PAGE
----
Full Year Results (9 February 2022)

Full year revenue rose 5% to £34.1bn, excluding the impact of currency movements. This was driven by double-digit growth in Pharmaceuticals and a smaller increase in Vaccine sales. Consumer Healthcare income was flat, reflecting the impact of asset sales.

Underlying operating profit, which strips out the impact of asset sales, rose 9% to £8.8bn, helped by pandemic-related tailwinds and the benefits of cost control. This offset a 7% rise in research and development spend.

GlaxoSmithKline declared a fourth quarter dividend of 23p per share, bringing the total for the year to 80p.

The Consumer Healthcare spin-off is on track to complete in mid-2022 and more details on the stand-alone company will be available on 28 February. New GSK will remain, and management expects to see sales growth of 5-7% in 2022 and a 12-14% increase in underlying operating profits.

Revenue in Pharmaceuticals rose 10% to £17.7bn, helped by nearly £1bn in sales for the Covid-19 monoclonal antibody treatment Xevudy. Sales in the US and International divisions rose 21% and 4% respectively, while Europe saw a decline of 2% as generic competition weighed. Strong growth in New and Specialty products and ongoing cost control fed into a 15% rise in operating profits to £8.2bn.

Vaccines sales rose 2% to £6.8bn, driven by pandemic adjuvant sales. Excluding the impact of pandemic vaccines, sales declined 5% driven by lower demand for routine adult vaccinations. Operating profits fell 11% to £2.3bn, due to research and development spend and increased supply chain costs.

Declines in both the US and Europe meant Consumer Healthcare sales were flat at £9.6bn. This was largely due to the sale of some businesses, but the historically low cold and flu season also weighed on Respiratory health sales. Operating profits rose 9% to £2.2bn, reflecting the benefits of price and volume increases and the benefits of a one-time legal settlement. Free cash flow declined 18% to £4.4bn, primarily reflecting unfavourable exchange rate movements. Net debt fell by £1bn to £19.8bn.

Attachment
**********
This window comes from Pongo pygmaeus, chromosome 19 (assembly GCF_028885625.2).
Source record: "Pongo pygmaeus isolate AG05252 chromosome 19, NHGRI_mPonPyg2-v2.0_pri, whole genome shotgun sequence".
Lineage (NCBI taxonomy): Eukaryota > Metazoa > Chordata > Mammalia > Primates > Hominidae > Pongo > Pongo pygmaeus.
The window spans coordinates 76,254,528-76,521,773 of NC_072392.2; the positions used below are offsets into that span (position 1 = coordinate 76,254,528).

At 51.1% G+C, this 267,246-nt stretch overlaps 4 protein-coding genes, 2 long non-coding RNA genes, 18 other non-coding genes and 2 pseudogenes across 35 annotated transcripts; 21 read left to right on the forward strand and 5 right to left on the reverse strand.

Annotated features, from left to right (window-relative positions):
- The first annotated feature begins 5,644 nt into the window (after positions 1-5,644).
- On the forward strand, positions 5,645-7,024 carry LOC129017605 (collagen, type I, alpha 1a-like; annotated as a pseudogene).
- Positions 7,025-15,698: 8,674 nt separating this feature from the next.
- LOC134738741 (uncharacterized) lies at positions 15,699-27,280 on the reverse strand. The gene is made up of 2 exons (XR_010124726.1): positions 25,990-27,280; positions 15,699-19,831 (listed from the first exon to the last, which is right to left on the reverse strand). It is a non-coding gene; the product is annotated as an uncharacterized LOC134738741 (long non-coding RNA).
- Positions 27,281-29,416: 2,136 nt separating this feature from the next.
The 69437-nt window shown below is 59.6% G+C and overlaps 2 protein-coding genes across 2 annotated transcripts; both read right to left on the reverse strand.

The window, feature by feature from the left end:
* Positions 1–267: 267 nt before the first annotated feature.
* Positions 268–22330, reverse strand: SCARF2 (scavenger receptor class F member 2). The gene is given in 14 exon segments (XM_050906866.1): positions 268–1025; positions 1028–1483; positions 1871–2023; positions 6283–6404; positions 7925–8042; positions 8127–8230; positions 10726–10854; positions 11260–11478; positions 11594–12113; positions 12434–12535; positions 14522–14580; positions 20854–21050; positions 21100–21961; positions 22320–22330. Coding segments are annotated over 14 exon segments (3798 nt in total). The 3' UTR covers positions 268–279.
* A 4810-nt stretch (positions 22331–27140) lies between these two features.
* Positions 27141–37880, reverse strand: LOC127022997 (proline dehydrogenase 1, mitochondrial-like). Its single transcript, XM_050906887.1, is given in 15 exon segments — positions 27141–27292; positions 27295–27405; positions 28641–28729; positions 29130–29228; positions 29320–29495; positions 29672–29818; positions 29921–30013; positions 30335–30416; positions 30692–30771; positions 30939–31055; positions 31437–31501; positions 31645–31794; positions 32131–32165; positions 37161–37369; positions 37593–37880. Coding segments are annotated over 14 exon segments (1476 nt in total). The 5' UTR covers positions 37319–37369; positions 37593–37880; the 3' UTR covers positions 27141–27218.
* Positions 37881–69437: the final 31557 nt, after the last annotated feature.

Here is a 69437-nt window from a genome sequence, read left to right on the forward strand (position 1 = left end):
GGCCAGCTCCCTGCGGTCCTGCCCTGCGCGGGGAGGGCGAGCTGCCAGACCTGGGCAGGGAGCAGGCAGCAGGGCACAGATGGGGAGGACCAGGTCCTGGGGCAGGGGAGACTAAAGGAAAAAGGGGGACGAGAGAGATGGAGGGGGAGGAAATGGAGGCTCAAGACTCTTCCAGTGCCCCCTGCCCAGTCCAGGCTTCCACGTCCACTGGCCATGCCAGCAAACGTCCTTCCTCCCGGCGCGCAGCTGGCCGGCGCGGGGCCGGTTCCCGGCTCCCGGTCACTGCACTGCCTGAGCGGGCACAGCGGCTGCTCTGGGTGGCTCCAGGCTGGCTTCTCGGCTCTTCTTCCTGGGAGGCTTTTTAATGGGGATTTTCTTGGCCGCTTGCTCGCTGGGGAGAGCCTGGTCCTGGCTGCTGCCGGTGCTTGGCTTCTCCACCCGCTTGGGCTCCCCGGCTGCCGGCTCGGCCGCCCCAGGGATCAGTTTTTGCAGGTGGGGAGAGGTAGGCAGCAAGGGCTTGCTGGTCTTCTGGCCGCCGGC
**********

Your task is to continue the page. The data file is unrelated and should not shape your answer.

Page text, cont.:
This article is original Hargreaves Lansdown content, published by Hargreaves Lansdown. It was correct as at the date of publication, and our views may have changed since then. Unless otherwise stated estimates, including prospective yields, are a consensus of analyst forecasts provided by Refinitiv. These estimates are not a reliable indicator of future performance. Yields are variable and not guaranteed. Investments rise and fall in value so investors could make a loss.

This article is not advice or a recommendation to buy, sell or hold any investment. No view is given on the present or future value or price of any investment, and investors should form their own view on any proposed investment. This article has not been prepared in accordance with legal requirements designed to promote the independence of investment research and is considered a marketing communication. Non-independent research is not subject to FCA rules prohibiting dealing ahead of research, however HL has put controls in place (including dealing restrictions, physical and information barriers) to manage potential conflicts of interest presented by such dealing. Please see our full non-independent research disclosure for more information.

Latest from Share research
Weekly newsletter
Sign up for editors choice. The week's top investment stories, free in your inbox every Saturday.
Written by
Sophie Lund-Yates
Sophie Lund-Yates
Lead Equity Analyst

Sophie is a lead on our Equity Research team, providing research and regular articles on a selection of individual companies and wider sectors. Sophie's specialities are Retail, Fast Moving Consumer Goods (FMCG), Aerospace & Defence as well as a few of the big tech names including Facebook and Apple.

Our content review process
The aim of Hargreaves Lansdown's financial content review process is to ensure accuracy, clarity, and comprehensiveness of all published materials
Article history
Published: 13th April 2022